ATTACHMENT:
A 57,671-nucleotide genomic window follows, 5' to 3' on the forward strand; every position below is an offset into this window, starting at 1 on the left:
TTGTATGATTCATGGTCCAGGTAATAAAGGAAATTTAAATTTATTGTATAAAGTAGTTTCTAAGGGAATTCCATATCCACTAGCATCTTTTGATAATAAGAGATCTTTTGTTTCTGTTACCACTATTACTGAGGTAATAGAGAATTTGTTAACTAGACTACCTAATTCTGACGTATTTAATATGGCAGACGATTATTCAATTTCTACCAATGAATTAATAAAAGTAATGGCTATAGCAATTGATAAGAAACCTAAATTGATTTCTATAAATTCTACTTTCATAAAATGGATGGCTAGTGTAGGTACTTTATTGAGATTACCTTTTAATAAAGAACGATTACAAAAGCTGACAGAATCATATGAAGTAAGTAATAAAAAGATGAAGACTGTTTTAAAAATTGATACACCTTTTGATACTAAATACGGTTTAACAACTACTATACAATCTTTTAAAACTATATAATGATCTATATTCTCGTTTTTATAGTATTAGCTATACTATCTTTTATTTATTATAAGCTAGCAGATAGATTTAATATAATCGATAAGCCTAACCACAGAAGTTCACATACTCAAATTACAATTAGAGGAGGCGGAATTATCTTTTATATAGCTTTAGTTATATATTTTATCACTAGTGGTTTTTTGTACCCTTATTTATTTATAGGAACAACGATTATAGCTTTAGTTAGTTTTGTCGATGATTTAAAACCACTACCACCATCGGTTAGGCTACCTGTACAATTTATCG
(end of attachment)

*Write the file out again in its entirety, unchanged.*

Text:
A 57,671-nucleotide genomic window follows, 5' to 3' on the forward strand; every position below is an offset into this window, starting at 1 on the left:
TTGTATGATTCATGGTCCAGGTAATAAAGGAAATTTAAATTTATTGTATAAAGTAGTTTCTAAGGGAATTCCATATCCACTAGCATCTTTTGATAATAAGAGATCTTTTGTTTCTGTTACCACTATTACTGAGGTAATAGAGAATTTGTTAACTAGACTACCTAATTCTGACGTATTTAATATGGCAGACGATTATTCAATTTCTACCAATGAATTAATAAAAGTAATGGCTATAGCAATTGATAAGAAACCTAAATTGATTTCTATAAATTCTACTTTCATAAAATGGATGGCTAGTGTAGGTACTTTATTGAGATTACCTTTTAATAAAGAACGATTACAAAAGCTGACAGAATCATATGAAGTAAGTAATAAAAAGATGAAGACTGTTTTAAAAATTGATACACCTTTTGATACTAAATACGGTTTAACAACTACTATACAATCTTTTAAAACTATATAATGATCTATATTCTCGTTTTTATAGTATTAGCTATACTATCTTTTATTTATTATAAGCTAGCAGATAGATTTAATATAATCGATAAGCCTAACCACAGAAGTTCACATACTCAAATTACAATTAGAGGAGGCGGAATTATCTTTTATATAGCTTTAGTTATATATTTTATCACTAGTGGTTTTTTGTACCCTTATTTATTTATAGGAACAACGATTATAGCTTTAGTTAGTTTTGTCGATGATTTAAAACCACTACCACCATCGGTTAGGCTACCTGTACAATTTATCG